Viewing cable 05MUSCAT1463
Title: OMAN PINS TEXTILE HOPES ON FTA

IdentifierCreatedReleasedClassificationOrigin
05MUSCAT14632005-10-01 13:44:00 2011-08-30 01:44:00 UNCLASSIFIED//FOR OFFICIAL USE ONLY Embassy Muscat
This record is a partial extract of the original cable. The full text of the original cable is not available.
UNCLAS MUSCAT 001463 
 
SIPDIS 
 
SENSITIVE 
 
STATE FOR EB/TPP/ABT EHEARTNEY AND NEA/ARPI 
USDOC FOR ITA/OTEXA MDANDREA 
STATE PASS USTR FOR AHEYLIGER, JBUNTIN 
 
E.O. 12958: N/A 
TAGS: KTEX ECON ETRD MU
SUBJECT: OMAN PINS TEXTILE HOPES ON FTA 
 
REF: A. STATE 146213 B. 04 MUSCAT 2112 C. 04 MUSCAT 
     1748 
 
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SUMMARY 
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¶1. (SBU) Government statistics point to a continuing decline 
in Omani textile production in terms of value and employment. 
 Manufacturers are pinning their hopes on the pending 
U.S.-Oman Free Trade Agreement to at least slow this trend. 
End Summary. 
 
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STATISTICAL SNAPSHOT 
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¶2. (U) Responding to reftel A, the Ministry of Commerce and 
Industry has provided the following statistical information 
regarding Oman's textile and apparel industry for 2004 
(unless otherwise indicated): 
 
Gross industrial production (including oil products): $4.94 
billion 
Total Production capacity of textiles and apparel factories: 
74 million pieces 
Export of textiles and apparels: $137.12 million 
Ratio of textiles and apparels to total exports (excluding 
oil exports): 3.31% 
Ratio of textiles and apparels to total imports: 2.21% 
Manufacturing employment (2003): 34,891 
Employment in the textile and apparel industry (2003): 3,915 
 
¶3. (U) These statistics confirm the continuing decline in 
Oman's textile industry, as reported reftels B and C.  In 
2004, textile and apparel exports shrank approximately 30.5% 
from the $196.8 million reported in 2003.  Employment in the 
textile and apparel industry likewise continued its steady 
decline.  In 2001, we reported that 4,625 were employed by 
the textile industry, comprising 13.5% of the manufacturing 
workforce.  For 2003, that number declined to 3,915, which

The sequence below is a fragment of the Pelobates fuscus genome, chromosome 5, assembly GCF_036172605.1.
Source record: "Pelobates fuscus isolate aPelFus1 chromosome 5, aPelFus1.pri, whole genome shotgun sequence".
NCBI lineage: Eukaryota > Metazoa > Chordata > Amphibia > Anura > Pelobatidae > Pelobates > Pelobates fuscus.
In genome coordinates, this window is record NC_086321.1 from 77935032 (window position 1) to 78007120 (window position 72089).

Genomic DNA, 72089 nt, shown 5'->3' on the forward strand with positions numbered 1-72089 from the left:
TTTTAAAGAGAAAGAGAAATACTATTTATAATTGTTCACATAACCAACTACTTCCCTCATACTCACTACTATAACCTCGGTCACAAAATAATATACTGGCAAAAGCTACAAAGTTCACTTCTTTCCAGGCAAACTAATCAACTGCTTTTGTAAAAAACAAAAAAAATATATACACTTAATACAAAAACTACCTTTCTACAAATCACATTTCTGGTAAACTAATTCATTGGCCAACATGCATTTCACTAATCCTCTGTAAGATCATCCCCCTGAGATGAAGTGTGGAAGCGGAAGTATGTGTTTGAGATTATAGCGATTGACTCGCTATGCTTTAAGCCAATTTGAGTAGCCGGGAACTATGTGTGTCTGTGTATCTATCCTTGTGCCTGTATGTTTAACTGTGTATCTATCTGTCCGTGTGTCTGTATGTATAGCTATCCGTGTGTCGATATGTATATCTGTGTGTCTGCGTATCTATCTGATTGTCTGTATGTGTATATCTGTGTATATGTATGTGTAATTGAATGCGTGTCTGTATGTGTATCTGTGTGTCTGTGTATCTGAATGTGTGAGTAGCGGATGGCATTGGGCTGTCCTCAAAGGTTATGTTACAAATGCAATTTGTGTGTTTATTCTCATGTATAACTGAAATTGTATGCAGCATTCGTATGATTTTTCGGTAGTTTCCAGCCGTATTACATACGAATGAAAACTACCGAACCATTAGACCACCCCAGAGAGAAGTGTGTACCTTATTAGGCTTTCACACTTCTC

now constitutes only 11% of the manufacturing workforce. 
 
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FTA TO THE RESCUE? 
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¶4. (SBU) Omani textile manufacturers are counting on the 
upcoming U.S.-Oman Free Trade Agreement for a reversal of 
their fortunes.  Several of these manufacturers have reported 
that buyers are paying very low prices for products ordered 
as a result of the lifting of quota restrictions.  They 
remain in business, however, on the anticipation that the 
FTA's duty exemption on textiles and apparel would assist in 
their price competitiveness.  Without the FTA, manufacturers 
feel that they would not be able to maintain operations in 
Oman. 
 
¶5. (SBU) Once in force, the FTA will provide for duty-free 
treatment for textiles and apparels, promoting new 
opportunities for US and Omani fiber, yarn, fabric, and 
apparel manufacturing.  Textile and apparel products must 
contain US or Omani yarn to qualify for duty-free treatment; 
however, the Agreement will allow for duty-free treatment of 
limited quantities of textile and apparel products not 
meeting this requirement for the first ten years of the FTA. 
Oman and USTR reached agreement to allow duty-free an annual 
total quantity of 50,000,000 square meters equivalent of 
goods assembled in Oman from fabric or yarn produced outside 
of Oman.  This was a significant reduction from Oman's 
previous proposal of 57,000,000 square meters equivalent. 
 
¶6. (U) Dr. Said Amer Sultan al-Riyami, Economic Advisor for 
the Ministry of Commerce and Industry, expressed optimism 
that this temporary exemption would help sustain Oman's 
hurting textile industry.  He noted that the quota system had 
been important in nurturing the industry in the first place. 
Without quotas, al-Riyami lamented that price competition 
from Chinese manufacturers proved to be too intense for some 
Omani producers, with many Omanis losing their jobs in the 
sector.  With FTA, al-Riyami believes that Omani 
manufacturers would remain competitive, at least until the 
exemption expires. 
BALTIMORE